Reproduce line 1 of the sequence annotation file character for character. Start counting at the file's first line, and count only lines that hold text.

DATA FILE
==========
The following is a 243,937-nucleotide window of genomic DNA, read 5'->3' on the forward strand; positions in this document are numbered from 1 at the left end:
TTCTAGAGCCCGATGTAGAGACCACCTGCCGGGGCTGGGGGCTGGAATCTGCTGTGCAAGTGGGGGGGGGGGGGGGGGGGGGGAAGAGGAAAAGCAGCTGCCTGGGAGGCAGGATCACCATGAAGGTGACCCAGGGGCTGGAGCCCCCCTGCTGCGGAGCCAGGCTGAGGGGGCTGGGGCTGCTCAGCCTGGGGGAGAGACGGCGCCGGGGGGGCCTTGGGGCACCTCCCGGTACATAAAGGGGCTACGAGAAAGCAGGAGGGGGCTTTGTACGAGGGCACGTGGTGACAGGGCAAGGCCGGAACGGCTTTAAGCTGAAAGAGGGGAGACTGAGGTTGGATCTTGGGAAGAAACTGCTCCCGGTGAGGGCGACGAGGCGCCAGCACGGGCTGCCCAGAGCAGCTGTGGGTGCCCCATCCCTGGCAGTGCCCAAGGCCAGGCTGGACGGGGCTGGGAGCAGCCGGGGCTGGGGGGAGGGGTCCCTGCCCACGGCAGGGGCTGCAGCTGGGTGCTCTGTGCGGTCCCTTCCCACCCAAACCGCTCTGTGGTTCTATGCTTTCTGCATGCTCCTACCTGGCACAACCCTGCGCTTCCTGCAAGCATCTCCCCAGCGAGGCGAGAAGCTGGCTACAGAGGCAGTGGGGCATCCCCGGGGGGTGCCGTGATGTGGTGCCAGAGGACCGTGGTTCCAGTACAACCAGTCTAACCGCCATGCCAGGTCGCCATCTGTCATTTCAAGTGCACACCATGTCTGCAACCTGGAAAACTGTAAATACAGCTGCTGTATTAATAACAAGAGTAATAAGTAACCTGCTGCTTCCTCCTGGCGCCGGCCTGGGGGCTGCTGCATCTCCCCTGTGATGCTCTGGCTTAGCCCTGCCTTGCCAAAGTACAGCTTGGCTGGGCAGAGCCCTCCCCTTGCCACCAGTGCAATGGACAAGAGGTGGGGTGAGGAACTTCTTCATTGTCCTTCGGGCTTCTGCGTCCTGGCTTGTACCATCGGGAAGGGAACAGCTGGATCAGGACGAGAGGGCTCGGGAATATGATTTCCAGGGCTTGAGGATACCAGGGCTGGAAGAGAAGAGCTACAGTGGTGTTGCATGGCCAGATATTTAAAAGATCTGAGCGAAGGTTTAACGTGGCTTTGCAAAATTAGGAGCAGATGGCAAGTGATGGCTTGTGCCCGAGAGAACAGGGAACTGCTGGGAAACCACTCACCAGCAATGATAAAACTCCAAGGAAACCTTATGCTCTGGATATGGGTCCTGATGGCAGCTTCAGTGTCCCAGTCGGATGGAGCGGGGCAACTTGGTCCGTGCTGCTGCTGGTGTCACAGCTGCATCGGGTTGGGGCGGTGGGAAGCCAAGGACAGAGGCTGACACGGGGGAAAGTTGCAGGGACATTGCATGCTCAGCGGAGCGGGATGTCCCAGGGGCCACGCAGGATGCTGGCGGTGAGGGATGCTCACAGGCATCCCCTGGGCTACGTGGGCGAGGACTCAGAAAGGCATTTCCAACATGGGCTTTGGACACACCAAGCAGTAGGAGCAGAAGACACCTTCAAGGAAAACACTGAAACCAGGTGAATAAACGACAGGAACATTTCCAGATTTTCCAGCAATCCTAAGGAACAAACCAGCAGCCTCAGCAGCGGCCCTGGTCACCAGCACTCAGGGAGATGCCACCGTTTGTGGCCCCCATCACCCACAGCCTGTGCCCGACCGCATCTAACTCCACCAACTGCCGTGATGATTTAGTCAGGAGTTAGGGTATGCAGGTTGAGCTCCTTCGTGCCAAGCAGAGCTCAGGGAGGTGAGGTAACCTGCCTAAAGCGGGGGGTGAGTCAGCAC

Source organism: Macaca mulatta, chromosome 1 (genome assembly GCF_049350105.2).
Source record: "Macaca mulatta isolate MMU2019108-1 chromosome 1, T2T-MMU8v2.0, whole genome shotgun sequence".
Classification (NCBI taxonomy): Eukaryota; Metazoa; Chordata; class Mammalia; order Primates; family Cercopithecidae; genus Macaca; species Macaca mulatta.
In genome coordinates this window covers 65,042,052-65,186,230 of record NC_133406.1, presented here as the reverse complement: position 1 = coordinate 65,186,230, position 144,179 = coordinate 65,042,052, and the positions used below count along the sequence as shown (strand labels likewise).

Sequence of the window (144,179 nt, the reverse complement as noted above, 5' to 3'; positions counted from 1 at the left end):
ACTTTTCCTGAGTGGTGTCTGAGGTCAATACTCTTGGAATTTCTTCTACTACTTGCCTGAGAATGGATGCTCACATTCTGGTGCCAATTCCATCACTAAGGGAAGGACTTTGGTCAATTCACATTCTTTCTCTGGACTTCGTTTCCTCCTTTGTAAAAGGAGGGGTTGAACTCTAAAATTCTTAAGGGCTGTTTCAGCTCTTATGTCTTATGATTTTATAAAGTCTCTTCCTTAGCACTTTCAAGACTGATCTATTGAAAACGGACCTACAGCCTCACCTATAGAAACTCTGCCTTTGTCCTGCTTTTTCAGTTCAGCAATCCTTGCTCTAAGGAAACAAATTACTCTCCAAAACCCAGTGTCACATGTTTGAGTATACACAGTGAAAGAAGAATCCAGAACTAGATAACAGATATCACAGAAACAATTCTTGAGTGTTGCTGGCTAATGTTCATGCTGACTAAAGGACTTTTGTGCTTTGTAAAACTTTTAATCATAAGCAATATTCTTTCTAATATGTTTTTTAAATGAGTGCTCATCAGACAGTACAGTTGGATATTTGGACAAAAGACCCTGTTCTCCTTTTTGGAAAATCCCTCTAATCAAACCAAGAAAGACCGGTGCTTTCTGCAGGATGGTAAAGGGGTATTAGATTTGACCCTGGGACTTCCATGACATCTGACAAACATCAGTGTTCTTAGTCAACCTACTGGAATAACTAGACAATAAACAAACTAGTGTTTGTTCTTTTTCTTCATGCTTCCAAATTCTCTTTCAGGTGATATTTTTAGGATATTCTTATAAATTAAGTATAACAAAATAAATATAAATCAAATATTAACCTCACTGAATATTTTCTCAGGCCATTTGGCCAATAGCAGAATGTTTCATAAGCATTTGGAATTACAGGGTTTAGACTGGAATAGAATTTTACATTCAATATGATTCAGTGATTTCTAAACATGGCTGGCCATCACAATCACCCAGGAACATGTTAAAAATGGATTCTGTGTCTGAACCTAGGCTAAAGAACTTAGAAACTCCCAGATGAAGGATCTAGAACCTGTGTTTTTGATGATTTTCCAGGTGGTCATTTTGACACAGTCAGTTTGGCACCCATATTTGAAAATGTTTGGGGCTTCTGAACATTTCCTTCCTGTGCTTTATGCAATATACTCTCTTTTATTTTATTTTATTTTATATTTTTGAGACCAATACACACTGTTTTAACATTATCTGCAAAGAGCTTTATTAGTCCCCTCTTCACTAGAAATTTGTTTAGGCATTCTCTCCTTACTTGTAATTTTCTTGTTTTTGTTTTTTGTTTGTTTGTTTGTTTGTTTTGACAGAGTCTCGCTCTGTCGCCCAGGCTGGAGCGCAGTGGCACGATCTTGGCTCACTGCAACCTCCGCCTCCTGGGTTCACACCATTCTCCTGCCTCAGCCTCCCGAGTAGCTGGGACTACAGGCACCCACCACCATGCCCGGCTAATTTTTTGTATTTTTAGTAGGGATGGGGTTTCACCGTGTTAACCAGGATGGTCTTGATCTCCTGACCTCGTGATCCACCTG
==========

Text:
The following is a 243,937-nucleotide window of genomic DNA, read 5'->3' on the forward strand; positions in this document are numbered from 1 at the left end: